I walk closer, the Xanax cloaking my mind into a forced calm. But still, something is nagging at me. Something is wrong. Something is different. I look around my yard: small, but well-kept. A mown lawn and shrubs push against a raw wood fence, an oak tree’s mangled limbs casting shadows against a garage I’ve never once pulled my car into. I glance up at the house, now mere feet before me. I think I catch a glimpse of movement behind a curtain from inside, but I shake my head, force myself to keep walking.

Don’t be ridiculous, Chloe. Be real.

My key is in the front door, already twisting, when I realize what’s wrong, what’s different.

The porch light is off.

The porch light I always, always leave on—even when I’m sleeping, ignoring the beam of light it casts straight across my pillow through the gap in the blinds—is turned off. I never turn the porch light off. I don’t think I’ve ever even touched the switch. That’s why the house looks so lifeless, I realize. I’ve never seen it so dark before, so completely devoid of light. Even with the street lamps, it is dark out here. Someone could come up behind me and I’d never even—


I let out a scream and plunge my arm into my purse, searching for my pepper spray. The lights from inside flick on and I’m staring at a crowd of people in my living room—thirty, maybe forty—all staring back, smiling. My heart is slamming inside my chest now; I can barely speak.

“Oh my—”

I stutter, look around. I’m searching for a reason, an explanation. But I can’t find one.

“Oh my God.” I’m instantly aware of my hand in my purse, clutching the pepper spray with a strength that startles me. A wave of relief washes over me as I release it, wiping the sweat on my palm against the interior fabric. “What—what is this?”

“What does it look like?” A voice erupts to my left; I turn to the side and watch the crowd part as a man steps into the opening. “It’s a party.”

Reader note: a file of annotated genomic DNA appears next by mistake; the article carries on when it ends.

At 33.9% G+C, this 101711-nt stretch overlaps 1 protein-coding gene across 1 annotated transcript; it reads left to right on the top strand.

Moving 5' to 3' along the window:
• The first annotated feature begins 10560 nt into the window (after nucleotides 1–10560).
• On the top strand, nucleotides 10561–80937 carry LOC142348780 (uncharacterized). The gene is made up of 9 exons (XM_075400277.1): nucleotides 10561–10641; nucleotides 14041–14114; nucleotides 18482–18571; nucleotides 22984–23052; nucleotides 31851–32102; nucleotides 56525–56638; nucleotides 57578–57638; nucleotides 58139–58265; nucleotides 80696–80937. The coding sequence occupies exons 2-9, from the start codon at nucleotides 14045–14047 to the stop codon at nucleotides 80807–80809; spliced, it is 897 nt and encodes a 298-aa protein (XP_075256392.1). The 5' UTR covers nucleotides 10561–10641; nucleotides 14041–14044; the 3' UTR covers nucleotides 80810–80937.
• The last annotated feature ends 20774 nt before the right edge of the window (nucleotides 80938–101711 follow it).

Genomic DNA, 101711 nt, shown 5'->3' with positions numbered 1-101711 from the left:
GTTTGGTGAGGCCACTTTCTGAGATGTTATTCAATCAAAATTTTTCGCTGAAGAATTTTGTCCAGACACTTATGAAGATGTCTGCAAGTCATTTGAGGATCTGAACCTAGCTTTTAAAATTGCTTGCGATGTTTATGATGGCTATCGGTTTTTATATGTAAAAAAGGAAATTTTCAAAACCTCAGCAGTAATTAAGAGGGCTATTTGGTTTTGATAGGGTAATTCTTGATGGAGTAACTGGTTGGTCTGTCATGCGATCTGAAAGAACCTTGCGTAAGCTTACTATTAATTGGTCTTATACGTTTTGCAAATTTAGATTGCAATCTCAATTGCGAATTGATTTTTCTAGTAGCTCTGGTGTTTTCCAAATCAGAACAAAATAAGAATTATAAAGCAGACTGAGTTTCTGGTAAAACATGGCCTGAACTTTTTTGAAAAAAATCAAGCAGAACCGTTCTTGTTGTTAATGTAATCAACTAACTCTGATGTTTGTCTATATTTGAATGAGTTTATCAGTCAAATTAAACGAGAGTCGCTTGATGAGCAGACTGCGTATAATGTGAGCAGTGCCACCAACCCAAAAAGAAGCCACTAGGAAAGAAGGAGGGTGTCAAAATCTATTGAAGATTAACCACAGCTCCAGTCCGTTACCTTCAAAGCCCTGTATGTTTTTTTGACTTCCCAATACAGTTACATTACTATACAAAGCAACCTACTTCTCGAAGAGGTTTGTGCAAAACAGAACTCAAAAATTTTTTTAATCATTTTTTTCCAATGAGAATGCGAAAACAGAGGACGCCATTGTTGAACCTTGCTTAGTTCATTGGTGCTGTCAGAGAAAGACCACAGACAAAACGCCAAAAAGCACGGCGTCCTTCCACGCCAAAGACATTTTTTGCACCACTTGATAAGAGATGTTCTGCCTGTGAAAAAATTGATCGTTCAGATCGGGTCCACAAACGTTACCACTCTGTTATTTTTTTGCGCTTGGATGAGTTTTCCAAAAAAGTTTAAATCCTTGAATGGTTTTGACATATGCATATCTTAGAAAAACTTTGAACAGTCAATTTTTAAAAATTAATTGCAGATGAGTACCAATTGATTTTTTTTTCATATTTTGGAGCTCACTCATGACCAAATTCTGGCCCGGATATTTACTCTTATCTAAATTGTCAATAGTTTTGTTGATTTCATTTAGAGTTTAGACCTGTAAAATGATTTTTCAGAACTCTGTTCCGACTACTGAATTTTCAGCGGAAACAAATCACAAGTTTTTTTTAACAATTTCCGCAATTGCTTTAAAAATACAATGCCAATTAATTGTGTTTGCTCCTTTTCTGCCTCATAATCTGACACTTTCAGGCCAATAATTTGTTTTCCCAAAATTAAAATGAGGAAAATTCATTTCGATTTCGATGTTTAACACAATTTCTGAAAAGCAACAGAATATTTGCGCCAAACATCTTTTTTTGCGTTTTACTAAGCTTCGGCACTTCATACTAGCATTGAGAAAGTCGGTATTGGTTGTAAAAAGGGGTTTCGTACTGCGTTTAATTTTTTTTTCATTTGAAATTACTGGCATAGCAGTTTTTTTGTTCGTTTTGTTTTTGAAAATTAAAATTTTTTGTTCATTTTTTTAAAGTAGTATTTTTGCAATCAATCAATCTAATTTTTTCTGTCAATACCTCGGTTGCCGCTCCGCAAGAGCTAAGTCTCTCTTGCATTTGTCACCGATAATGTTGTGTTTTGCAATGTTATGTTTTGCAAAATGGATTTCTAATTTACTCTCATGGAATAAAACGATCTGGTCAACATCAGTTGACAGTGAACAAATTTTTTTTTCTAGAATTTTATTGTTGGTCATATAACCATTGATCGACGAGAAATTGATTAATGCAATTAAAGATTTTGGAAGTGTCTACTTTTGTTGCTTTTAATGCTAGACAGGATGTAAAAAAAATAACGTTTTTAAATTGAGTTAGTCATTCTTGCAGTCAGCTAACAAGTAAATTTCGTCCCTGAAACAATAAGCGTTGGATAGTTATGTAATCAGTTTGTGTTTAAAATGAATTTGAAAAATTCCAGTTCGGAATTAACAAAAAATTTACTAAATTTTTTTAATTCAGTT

It’s Daniel, dressed in dark-wash jeans and a snug blue blazer. He’s beaming at me, his teeth a blinding white against his tanned skin, his sandy hair pushed to the side. I feel my heart start to slow again; my hand moves from my chest to my cheek, and I can feel it growing hot. I crack an embarrassed smile as he pushes a glass of wine toward me; I take it with my free hand.

“A party for us,” he says, squeezing me tight. I can smell his body wash, his spiced deodorant. “An engagement party.”

“Daniel. What … what are you doing here?” “Well, I live here.”

A wave of laughter erupts in the crowd, and Daniel squeezes my shoulder, smiling.

“You’re supposed to be out of town,” I say. “I thought you weren’t getting back until tomorrow.”

“Yeah, about that. I lied,” he says, eliciting more laughs. “Are you surprised?”

I scan the sea of people, fidgeting in their places. They’re still looking at me, expectant. I wonder how loudly I screamed.

“Didn’t I sound surprised?”

I throw my hands up and the crowd breaks into a laugh. Someone in the back starts to cheer, and the rest follow, whistling and clapping as Daniel pulls me fully into his arms and kisses me on the mouth.

“Get a room!” someone yells, and the crowd laughs again, this time dispersing into various parts of the house, refilling their drinks and mingling with the other guests, scooping heaps of food onto paper plates. The smell from outside finally registers: It’s Old Bay. I glimpse a table of crawfish boil steaming on the picnic table on our back porch and am instantly embarrassed about feeling left out from the fictional party I had invented next door.

Daniel looks at me, grinning, holding back a laugh. I hit him on the shoulder.

“I hate you,” I say, though I’m smiling back. “You scared the shit out of me.”

He laughs now, that big, booming laugh that drew me in twelve months ago still proving to hold a trance over me. I pull him back in and kiss him again, properly this time, without the watching eyes of all of our friends. I feel the warmth of his tongue in my mouth, savoring the way his presence physically calms my body down. Slows my heart rate, my breathing, the same way the Xanax does.

“You didn’t give me much choice,” he says, sipping his wine. “I had to do it this way.”

“Oh, you did?” I ask. “And why is that?”

“Because you refuse to plan anything for yourself,” he says. “No bachelorette party, no bridal shower.”

“I’m not in college, Daniel. I’m thirty-two. Doesn’t that seem a little juvenile?”

He looks at me, cocking his eyebrow.

“No, it doesn’t seem juvenile. It seems fun.”